One player who will undoubtedly have more of an impact will be Panthers tight end Greg Olsen. He had eight catches in the first meeting, but he was only able to generate 40 yards thanks, in part, to Saints rookie safety Kenny Vaccaro.
Vaccaro was dishing out punishment to anyone who dared to stand his path. Just ask Panthers receiver Ted Ginn.
Struggled Against the Run
The Saints are one of the very worst against the run; the Panthers are one of the best run outfits in the league. This scenario played itself out in the first meeting where the Panthers generated 128 yards on just 23 carries—but they weren't able to take advantage of it due to getting down so fast.
For the Saints, it's the whole "chicken or the egg" thing (see, now I'm hungry!). When the Saints do great against the run, it's usually at the expense of the pass defense—and vice versa. If the Saints are unable to get off to a fast start, similar to the Rams game, stopping the run will be a major priority first and foremost.
If the Panthers are forced to beat the Saints strictly through the air, goodnight Irene! The Saints are your prototypical front-running team due to the finesse nature with which they operate. Make no mistake about it, even a killer—in a sports sense—like Mike Tyson drew that dubious distinction.
But just like the Saints, he needed ideal circumstances to perform at an elite level—circumstances that are now out of their control (e.g. home-field advantage).
Limited Explosive Plays by Cam Newton
Panthers quarterback Cam Newton's longest play was only 19 yards in the first matchup. He's usually good for at least three 20-yard plays walking off the bus. The fact that it came through the air makes it that much more damning.
The Saints had an excellent plan to keep the dual-threat QB operating from the pocket. Defensive ends Junior Galette (three sacks) and Cam Jordan (two sacks) consistently collapsed the pocket, not allowing Newton to escape out the back door, so to speak. Newton was sacked five times in what was by far the best performance from a pass rush this season.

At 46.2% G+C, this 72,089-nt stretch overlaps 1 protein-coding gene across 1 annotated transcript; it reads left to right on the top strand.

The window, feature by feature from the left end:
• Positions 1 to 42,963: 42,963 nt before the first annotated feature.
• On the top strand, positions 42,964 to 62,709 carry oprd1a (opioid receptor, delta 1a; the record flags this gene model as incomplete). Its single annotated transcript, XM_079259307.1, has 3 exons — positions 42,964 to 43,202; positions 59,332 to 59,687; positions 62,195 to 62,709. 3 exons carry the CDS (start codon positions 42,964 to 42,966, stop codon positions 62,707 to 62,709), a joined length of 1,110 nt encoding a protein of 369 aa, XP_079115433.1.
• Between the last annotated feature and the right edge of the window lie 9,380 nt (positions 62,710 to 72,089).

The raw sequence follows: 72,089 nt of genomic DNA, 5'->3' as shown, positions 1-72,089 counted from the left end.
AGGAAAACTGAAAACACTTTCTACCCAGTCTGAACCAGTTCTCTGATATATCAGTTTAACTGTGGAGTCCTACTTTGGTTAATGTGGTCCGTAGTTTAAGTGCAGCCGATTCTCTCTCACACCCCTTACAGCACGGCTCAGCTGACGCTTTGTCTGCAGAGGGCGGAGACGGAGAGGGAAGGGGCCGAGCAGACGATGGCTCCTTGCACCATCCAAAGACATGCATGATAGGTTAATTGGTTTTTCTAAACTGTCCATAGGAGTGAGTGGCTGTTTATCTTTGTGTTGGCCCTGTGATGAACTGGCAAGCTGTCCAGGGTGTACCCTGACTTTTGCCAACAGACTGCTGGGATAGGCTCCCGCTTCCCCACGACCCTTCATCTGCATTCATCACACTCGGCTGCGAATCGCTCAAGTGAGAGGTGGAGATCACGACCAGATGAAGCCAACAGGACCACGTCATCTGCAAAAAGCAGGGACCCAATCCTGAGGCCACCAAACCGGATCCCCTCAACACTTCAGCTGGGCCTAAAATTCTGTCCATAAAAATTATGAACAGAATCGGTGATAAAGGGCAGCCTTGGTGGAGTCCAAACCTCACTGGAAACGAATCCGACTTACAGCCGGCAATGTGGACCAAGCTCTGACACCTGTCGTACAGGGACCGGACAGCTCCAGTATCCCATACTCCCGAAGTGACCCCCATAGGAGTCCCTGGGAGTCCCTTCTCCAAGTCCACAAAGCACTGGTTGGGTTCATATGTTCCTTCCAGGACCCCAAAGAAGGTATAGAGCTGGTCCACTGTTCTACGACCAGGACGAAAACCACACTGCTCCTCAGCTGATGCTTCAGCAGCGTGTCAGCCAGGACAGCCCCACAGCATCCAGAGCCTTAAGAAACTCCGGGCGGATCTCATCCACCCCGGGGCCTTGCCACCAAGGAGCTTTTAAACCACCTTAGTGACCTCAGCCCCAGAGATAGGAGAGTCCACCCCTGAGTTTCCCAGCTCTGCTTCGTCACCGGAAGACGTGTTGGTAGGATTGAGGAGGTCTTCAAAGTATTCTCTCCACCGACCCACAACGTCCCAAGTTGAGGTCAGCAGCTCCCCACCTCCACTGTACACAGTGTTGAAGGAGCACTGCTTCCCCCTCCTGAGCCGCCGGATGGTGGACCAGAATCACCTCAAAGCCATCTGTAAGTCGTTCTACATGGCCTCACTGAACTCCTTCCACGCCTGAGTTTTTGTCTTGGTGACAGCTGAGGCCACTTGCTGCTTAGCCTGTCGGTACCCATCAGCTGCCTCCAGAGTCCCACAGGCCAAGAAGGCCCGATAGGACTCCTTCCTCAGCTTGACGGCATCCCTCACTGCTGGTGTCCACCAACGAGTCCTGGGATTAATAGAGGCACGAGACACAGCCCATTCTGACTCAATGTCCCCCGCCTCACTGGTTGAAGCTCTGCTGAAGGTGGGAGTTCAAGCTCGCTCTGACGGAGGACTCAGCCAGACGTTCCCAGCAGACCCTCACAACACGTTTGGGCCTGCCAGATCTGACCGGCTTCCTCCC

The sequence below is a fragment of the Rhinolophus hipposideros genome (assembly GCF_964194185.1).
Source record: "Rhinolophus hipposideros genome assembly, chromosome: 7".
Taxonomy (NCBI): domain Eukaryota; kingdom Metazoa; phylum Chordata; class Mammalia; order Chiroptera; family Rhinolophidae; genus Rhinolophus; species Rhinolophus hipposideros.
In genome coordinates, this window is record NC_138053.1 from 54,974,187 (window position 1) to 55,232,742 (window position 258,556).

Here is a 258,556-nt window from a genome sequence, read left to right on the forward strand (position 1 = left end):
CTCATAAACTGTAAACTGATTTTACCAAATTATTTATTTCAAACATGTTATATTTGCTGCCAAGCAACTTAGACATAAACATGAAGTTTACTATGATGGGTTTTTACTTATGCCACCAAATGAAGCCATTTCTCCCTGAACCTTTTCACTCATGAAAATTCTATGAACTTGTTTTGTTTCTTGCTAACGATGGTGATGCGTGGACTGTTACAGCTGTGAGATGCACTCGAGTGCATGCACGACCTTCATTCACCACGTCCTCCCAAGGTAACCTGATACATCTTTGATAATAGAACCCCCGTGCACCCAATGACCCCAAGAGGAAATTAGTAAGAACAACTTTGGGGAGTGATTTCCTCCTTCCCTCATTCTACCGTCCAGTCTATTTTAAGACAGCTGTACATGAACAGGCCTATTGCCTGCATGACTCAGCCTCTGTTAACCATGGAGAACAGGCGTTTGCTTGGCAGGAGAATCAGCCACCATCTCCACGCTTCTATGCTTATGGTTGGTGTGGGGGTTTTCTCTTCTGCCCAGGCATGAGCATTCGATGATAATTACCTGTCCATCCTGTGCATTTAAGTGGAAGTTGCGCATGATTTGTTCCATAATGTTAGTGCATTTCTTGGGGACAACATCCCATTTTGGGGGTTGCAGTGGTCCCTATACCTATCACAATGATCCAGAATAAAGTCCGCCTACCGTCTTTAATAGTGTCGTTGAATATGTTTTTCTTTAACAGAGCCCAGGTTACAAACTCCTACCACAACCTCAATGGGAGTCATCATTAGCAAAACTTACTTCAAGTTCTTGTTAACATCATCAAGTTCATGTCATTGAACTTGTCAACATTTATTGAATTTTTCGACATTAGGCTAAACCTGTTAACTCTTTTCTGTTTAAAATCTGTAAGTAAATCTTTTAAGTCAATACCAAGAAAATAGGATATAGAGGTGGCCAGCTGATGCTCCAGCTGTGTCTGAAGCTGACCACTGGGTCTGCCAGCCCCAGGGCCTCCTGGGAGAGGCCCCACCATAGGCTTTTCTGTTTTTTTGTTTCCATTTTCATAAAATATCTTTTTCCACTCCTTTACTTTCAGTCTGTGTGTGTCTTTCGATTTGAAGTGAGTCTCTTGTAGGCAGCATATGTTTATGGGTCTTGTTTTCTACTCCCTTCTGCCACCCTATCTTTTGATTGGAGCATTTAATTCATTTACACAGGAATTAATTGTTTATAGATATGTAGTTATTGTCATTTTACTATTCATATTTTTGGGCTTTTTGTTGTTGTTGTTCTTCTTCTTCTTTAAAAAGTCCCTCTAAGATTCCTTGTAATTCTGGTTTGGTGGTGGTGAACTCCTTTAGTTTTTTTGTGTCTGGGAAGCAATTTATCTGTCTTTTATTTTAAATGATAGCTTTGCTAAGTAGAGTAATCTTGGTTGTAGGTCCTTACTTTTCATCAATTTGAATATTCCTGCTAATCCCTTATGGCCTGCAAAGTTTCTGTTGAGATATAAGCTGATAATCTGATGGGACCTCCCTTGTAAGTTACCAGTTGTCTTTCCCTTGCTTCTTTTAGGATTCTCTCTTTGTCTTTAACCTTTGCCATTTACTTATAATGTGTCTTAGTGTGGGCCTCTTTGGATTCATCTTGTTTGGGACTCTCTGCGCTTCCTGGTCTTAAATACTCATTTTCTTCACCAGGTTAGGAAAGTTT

Galette and Jordan must maintain QB contain and not get pushed upfield. If they do, this puts the onus on linebackers Curtis Lofton and David Hawthorne to keep Newton in their respective sights.
The Colston Factor
Saints receiver Marques Colston had by far his best game of the season in the first meeting. His nine-catch, 125-yard (two TDs) performance was reminiscent of the old days. You know, like, last season! He torched a poor Panthers secondary, which operated mostly out of a Cover 2 shell.
For the Saints to procure the elusive Lombardi Trophy, they need someone in addition to superstar tight end Jimmy Graham to take over a game. Teams have proven that if Graham goes away, the Saints go away.
For Colston to reach back into his bag of tricks and come up with that type of performance only further sealed the Panthers' fate. The Saints have no one in the secondary that can compete with Colston, so it was great to see him validate that notion.
With Brees throwing for 313 yards with four TDs—in the first matchup—there's no reason he can't duplicate that performance, especially if the line holds up. That's something Saints fans can't be too confident in.
Brown and right tackle Zach Strief were able to neutralize the best pass-rushing duo in the NFL, defensive ends Greg Hardy and Charles Johnson, while holding them to a half sack...total! Here's hoping a repeat of the previous matchup from the line, opposed to the monstrosity we saw against the Rams.